With this investment and the addition of a new crusher and conveyor belt, Rio Tinto aims to bring the Western Turner Syncline project into its production phase in 2021. Though this investment was said to ensure the corporation maintains its current output levels, Rio Tinto nevertheless predicts that it could increase its iron ore shipments up to 5% in 2020. This expenditure is nudging the corporation towards its target of producing an annual cargo volume of 360 million tonnes by 2022.

Australian mining company undertaking operations
With this investment and the addition of a new crusher and conveyor belt, Rio Tinto aims to bring the Western Turner Syncline project into its production phase in 2021.

Fortescue Metals Group and BHP investments in mining in Australia

Similarly, rival companies to Rio Tinto, the Australian Fortescue Metals Group and BHP Group are upping their investments in iron ore mining in Australia.

BHP is investing over AU$3 billion into its South Flank iron ore mine, also located in Pilbara. Like Rio, it has an expected delivery time of 2021 for its first ore and has passed the halfway mark of its development timeline.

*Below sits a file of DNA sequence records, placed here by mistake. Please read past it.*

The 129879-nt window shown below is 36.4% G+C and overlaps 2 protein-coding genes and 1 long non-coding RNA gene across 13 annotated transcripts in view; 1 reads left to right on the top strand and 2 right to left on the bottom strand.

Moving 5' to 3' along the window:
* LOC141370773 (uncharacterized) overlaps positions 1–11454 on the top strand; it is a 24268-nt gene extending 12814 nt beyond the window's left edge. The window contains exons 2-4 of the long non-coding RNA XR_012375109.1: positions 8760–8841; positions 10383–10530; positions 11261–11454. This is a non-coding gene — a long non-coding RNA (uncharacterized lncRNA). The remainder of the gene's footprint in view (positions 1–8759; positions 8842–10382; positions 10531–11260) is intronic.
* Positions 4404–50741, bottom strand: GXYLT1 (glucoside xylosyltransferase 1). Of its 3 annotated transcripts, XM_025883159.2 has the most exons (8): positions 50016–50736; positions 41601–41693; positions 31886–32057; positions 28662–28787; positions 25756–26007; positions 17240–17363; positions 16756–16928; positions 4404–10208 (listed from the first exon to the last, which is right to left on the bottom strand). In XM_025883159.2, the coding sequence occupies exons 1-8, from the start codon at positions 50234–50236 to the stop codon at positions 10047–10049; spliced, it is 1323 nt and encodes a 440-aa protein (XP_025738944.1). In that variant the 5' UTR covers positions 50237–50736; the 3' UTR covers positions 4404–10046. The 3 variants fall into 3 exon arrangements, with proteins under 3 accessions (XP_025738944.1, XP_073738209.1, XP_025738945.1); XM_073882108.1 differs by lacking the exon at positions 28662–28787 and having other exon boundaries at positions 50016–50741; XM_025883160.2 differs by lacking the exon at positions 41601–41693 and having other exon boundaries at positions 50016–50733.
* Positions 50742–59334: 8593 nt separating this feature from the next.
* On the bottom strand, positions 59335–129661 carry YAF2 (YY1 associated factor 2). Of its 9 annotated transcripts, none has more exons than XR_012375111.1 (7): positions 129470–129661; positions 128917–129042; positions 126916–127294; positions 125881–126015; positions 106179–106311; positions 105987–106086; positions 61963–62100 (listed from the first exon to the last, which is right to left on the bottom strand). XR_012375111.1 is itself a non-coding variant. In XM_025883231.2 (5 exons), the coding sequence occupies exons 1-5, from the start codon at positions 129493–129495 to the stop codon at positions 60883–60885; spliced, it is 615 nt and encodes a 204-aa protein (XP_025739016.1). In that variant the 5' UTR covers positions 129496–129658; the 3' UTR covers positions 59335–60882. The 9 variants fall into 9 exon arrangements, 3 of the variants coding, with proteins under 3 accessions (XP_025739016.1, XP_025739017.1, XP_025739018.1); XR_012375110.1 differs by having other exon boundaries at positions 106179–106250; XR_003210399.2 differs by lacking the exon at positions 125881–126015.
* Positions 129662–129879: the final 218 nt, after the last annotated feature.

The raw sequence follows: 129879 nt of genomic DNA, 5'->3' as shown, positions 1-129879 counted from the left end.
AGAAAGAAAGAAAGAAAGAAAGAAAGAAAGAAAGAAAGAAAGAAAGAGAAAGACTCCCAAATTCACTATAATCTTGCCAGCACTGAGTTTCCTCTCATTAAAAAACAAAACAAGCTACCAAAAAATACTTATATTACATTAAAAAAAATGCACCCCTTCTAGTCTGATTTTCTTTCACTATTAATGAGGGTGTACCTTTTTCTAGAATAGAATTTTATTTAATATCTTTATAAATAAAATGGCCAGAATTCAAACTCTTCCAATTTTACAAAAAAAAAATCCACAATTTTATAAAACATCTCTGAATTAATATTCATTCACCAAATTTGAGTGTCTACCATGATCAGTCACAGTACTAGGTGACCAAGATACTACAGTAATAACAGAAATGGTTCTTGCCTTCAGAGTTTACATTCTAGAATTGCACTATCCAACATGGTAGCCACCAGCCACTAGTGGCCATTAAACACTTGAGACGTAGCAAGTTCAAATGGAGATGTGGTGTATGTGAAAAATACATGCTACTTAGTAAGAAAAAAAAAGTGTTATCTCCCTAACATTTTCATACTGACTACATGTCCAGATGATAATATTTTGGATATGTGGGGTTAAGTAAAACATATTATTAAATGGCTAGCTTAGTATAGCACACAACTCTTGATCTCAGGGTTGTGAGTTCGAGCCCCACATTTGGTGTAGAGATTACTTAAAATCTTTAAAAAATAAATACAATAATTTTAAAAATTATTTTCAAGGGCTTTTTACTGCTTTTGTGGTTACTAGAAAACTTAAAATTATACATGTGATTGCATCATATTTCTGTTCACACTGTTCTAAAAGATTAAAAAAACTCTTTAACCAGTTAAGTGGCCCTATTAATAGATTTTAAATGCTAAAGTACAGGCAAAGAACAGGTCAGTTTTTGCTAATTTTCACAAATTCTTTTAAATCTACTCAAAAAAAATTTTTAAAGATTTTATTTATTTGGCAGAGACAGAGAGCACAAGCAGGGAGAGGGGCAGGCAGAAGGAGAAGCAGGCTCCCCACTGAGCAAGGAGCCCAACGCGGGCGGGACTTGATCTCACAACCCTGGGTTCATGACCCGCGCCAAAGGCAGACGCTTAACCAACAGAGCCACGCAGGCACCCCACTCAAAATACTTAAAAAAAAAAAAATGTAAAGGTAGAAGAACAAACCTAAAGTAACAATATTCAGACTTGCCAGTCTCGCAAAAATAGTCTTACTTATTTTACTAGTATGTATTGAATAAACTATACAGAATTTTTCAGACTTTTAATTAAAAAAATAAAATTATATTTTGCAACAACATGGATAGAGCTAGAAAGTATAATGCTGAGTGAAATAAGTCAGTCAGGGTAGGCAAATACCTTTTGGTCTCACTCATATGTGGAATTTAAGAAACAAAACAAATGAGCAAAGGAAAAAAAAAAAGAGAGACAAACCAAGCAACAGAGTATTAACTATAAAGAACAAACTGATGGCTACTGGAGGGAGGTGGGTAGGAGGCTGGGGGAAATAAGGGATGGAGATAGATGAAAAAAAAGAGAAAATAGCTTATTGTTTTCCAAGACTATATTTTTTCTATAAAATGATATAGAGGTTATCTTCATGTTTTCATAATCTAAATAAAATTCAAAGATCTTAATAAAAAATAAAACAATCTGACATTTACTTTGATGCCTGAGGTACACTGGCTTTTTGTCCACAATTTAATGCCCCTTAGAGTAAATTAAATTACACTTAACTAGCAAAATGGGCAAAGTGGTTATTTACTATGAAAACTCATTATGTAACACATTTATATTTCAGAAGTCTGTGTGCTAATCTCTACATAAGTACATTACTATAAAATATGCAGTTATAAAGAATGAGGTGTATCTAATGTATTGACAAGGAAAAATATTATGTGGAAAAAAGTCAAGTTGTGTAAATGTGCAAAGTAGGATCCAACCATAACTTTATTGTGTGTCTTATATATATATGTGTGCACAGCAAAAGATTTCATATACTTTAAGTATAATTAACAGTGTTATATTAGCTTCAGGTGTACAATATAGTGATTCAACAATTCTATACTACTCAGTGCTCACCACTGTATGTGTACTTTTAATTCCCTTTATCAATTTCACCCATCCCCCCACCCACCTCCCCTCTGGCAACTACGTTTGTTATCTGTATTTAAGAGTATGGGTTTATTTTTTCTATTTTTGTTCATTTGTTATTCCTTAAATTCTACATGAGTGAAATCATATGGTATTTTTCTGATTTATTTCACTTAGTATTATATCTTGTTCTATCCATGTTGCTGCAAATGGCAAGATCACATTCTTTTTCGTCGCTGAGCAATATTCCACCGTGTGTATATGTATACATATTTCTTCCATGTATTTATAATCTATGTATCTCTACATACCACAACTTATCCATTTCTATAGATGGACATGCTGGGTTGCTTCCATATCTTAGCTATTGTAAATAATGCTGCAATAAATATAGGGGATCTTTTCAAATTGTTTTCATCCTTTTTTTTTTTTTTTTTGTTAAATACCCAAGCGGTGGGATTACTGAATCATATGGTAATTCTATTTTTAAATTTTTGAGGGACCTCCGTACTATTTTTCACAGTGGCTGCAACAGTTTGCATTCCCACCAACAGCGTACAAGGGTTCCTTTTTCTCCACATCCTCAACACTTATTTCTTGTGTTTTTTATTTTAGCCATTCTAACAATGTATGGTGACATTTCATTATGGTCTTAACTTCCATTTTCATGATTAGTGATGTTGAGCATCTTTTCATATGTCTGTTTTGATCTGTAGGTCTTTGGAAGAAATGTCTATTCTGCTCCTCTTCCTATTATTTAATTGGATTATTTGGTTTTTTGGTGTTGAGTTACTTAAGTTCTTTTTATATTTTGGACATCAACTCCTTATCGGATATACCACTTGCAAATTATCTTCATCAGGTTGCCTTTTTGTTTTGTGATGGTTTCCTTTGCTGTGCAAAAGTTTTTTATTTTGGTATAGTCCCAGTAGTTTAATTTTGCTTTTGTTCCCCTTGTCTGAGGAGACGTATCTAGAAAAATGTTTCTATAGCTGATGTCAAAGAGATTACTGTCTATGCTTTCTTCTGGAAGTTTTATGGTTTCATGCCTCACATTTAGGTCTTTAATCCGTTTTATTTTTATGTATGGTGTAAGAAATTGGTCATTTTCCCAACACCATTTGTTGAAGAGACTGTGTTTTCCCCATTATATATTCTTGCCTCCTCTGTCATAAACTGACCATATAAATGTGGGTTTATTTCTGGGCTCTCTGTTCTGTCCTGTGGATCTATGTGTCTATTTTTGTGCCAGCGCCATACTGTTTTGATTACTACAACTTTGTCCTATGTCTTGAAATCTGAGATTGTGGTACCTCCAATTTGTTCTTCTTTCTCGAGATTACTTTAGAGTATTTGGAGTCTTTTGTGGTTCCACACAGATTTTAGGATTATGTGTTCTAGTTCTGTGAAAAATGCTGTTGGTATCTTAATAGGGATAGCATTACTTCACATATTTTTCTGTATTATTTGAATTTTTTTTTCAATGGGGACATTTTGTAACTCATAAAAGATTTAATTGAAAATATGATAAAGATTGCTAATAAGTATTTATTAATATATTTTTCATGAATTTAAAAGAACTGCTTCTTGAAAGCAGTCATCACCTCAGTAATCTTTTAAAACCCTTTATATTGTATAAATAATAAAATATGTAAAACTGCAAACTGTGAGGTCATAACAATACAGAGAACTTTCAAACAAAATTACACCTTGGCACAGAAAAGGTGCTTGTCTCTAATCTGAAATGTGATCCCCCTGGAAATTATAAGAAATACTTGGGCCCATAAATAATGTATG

Fortescue Metals is investing the same amount over 2 of its projects: the Iron Bridge Magnetite and Eliwana developments.

Mining in Peru: possible Rio Tinto and First Quantum partnership

Canadian mining corporation First Quantum is looking for potential strategic partners in proposed copper projects in Peru. Though nothing has been confirmed, the company’s Chief Executive, Philip Pascall has indicated that a partnership with Rio Tinto could be an option under consideration.

Additionally, First Quantum is looking for a partner to buy up the 10% of shares owned by the Korea Resources Corp. in the Panama Cobre mine. An Australian mining company looking at their options to expand with a credible partner in Latin America’s mining sector may see this as an opportunity to move into the region’s mineral-rich areas.

Potential Australia mining site
Canadian mining corporation First Quantum is looking for potential strategic partners in proposed copper projects in Peru.

Austral Gold buys up Casposo mine in Argentina

Australian mining company Austral Gold is buying up the remaining 30% of shares in Argentina’s Casposo mine. Austral Gold held 70% interest in the gold and silver mine since 2016, and entered into a share purchase agreement with Troy Resources Limited in November to become the sole owner.

Austral Gold is also looking to “consolidate surrounding projects,” according to Stabro Kasaneva, Chief Executive of Austral Gold: “We are also assessing opportunities to consolidate surrounding projects and source ore from third parties. All these initiatives are part of our business strategy to consolidate mineral resources with the goal of recommencing mining operations at Casposo.”